Her career accolades include three Grammy Awards, a Brit Award, a Daytime Emmy Award and seven MTV Video Music Awards, including the Michael Jackson Video Vanguard Award. In 2009, Billboard named Pink the Pop Songs Artist of the Decade.
Pink was also the second most-played female solo artist in the United Kingdom during the 2000s decade, behind Madonna. VH1 ranked her number 10 on their list of the 100 Greatest Women in Music, while Billboard awarded her the Woman of the Year award in 2013. At the 63rd annual BMI Pop Awards, she received the BMI President’s Award for “her outstanding achievement in songwriting and global impact on pop culture and the entertainment industry.
Life and career
1979–1998: Early life and career beginnings
Alecia Beth Moore was born on September 8, 1979, in Doylestown, Pennsylvania, to emergency room nurse Judith “Judy” Moore (née Kugeland insurance salesman James “Jim” Moore.
Her father is Catholic (of Irish and German descent) and her mother is Jewish (of Lithuanian Jewish and German Jewish descent). She has described herself as an “Irish-German-Lithuanian-Jew” and self-identifies as Jewish. Although a healthy baby at birth, she quickly developed asthma that plagued her through her early years. Pink attended Central Bucks High School West.
When Pink was a toddler, her parents began having marital problems, and before she was 10, her parents had divorced. Pink developed her voice early in life.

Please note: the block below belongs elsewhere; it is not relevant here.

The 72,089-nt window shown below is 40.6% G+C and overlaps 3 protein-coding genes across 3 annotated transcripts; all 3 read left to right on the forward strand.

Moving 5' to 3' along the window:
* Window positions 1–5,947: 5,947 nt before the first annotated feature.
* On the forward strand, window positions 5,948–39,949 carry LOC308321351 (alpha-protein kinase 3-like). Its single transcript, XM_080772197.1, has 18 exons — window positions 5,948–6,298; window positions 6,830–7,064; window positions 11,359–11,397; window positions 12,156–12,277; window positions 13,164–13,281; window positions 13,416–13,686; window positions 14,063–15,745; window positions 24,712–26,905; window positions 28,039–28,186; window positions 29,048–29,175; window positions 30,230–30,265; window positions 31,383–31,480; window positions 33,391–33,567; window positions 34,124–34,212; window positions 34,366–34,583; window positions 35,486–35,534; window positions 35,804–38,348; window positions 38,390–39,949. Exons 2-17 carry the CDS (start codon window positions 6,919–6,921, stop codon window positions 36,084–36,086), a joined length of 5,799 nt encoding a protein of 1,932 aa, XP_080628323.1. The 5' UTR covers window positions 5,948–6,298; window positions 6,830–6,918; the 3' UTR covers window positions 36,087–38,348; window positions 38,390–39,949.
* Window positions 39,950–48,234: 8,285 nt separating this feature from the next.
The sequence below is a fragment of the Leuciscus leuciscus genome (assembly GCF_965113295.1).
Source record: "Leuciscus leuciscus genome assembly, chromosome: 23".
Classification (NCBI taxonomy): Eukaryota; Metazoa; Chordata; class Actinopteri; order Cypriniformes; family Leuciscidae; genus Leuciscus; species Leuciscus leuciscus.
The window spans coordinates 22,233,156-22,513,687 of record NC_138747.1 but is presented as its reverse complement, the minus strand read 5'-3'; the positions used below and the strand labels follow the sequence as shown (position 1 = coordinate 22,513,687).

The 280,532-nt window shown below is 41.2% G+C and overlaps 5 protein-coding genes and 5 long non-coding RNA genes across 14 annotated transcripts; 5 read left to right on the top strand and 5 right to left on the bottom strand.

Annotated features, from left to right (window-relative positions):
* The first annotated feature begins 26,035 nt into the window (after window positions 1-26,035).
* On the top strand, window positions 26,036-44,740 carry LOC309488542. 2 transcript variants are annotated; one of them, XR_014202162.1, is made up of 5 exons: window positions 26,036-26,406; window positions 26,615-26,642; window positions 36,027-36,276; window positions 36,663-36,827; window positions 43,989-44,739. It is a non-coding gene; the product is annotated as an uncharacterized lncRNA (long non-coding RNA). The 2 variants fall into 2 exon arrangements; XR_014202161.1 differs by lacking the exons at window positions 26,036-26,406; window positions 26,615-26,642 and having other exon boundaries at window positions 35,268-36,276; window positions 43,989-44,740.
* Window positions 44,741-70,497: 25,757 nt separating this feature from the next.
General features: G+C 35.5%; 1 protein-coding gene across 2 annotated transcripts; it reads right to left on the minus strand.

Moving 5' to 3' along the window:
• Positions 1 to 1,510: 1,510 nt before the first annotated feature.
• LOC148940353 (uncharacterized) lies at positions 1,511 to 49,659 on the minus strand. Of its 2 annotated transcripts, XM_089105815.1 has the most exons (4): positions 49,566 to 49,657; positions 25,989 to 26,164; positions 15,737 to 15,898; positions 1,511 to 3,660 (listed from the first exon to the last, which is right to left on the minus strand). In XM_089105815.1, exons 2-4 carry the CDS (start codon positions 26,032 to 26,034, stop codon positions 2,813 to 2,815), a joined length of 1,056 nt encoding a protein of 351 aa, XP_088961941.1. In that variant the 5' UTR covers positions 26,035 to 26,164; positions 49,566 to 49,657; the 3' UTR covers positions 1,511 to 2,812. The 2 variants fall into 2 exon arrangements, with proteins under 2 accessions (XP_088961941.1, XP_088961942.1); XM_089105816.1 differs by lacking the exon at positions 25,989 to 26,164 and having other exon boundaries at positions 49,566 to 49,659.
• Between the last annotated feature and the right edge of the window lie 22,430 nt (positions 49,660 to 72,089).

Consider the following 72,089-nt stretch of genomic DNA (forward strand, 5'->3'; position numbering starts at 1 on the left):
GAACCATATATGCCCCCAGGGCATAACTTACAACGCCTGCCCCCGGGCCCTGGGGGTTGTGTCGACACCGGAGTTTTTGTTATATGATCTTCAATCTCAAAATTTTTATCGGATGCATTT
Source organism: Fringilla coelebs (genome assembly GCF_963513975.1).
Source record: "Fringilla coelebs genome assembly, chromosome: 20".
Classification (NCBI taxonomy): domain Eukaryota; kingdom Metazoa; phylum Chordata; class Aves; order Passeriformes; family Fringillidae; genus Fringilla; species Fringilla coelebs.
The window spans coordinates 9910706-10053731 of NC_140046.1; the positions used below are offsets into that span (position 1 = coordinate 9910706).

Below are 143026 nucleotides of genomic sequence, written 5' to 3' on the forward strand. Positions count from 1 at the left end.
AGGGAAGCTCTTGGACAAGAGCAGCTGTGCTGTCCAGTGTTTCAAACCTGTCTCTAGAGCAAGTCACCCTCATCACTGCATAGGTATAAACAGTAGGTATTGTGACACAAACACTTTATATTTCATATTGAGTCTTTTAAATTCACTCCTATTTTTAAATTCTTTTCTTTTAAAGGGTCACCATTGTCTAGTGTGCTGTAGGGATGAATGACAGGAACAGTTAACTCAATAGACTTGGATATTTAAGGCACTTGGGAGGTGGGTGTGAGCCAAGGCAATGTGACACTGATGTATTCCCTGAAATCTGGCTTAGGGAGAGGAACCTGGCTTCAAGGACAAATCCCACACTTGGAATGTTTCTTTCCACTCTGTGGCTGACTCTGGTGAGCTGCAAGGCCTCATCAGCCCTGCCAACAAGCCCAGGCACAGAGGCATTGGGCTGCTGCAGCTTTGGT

In high school, Pink joined her first band, Middleground, but it disbanded upon losing a battle of the bands competition. As a teenager, she wrote lyrics as an outlet for her feelings, and her mother commented, “Her initial writings were always very introspective. Some of it was very black, and very deep, almost worrisome.”
Pink began performing in Philadelphia clubs when she was about 14. She adopted her stagename, “Pink”, around this time. She had that nickname for quite some time by that point, and initially it had been “a mean thing”.
She had gotten that name from the character “Mr. Pink” in Quentin Tarantino’s film Reservoir Dogs. Pink has said, “I was extreme. I went through phases from skateboarder, to hip-hopper, to rave child, to lead singer in a band. I did it all, and all at the same time.”
At 14, she was convinced to audition to become a member of the all-female group Basic Instinct, and earned a spot in the lineup. Ultimately, the group disbanded without releasing any material. At 16, Pink and two other teenage girls, Stephanie Galligan and Chrissy Conway, formed the R&B group Choice.
A copy of their first song, “Key to My Heart”, was sent to LaFace Records in Atlanta, Georgia, where L.A. Reid overheard it and arranged for the group to fly there so he could see them perform. After that, he signed them to a record deal. Since the three girls were under 18 at the time, their parents had to cosign the contract.
The group relocated to Atlanta and recorded an album, which was never released, and “Key to My Heart” appeared on the soundtrack to the 1996 film Kazaam. During a Christmas party, Reid gave Pink an ultimatum: go solo or go home. Choice disbanded in 1998.